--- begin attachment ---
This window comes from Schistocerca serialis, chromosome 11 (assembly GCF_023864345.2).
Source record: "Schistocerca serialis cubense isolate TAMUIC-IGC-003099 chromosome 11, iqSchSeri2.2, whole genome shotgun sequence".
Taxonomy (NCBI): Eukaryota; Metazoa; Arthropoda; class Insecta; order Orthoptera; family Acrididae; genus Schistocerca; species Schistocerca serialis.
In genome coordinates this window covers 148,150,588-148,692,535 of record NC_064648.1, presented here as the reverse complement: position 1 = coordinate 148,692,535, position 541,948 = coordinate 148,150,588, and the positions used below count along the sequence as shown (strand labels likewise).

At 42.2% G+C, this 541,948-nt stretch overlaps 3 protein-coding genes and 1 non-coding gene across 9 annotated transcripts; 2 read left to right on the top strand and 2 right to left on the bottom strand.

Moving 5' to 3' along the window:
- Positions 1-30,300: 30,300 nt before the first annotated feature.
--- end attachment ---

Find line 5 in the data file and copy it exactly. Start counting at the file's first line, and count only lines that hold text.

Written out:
At 42.2% G+C, this 541,948-nt stretch overlaps 3 protein-coding genes and 1 non-coding gene across 9 annotated transcripts; 2 read left to right on the top strand and 2 right to left on the bottom strand.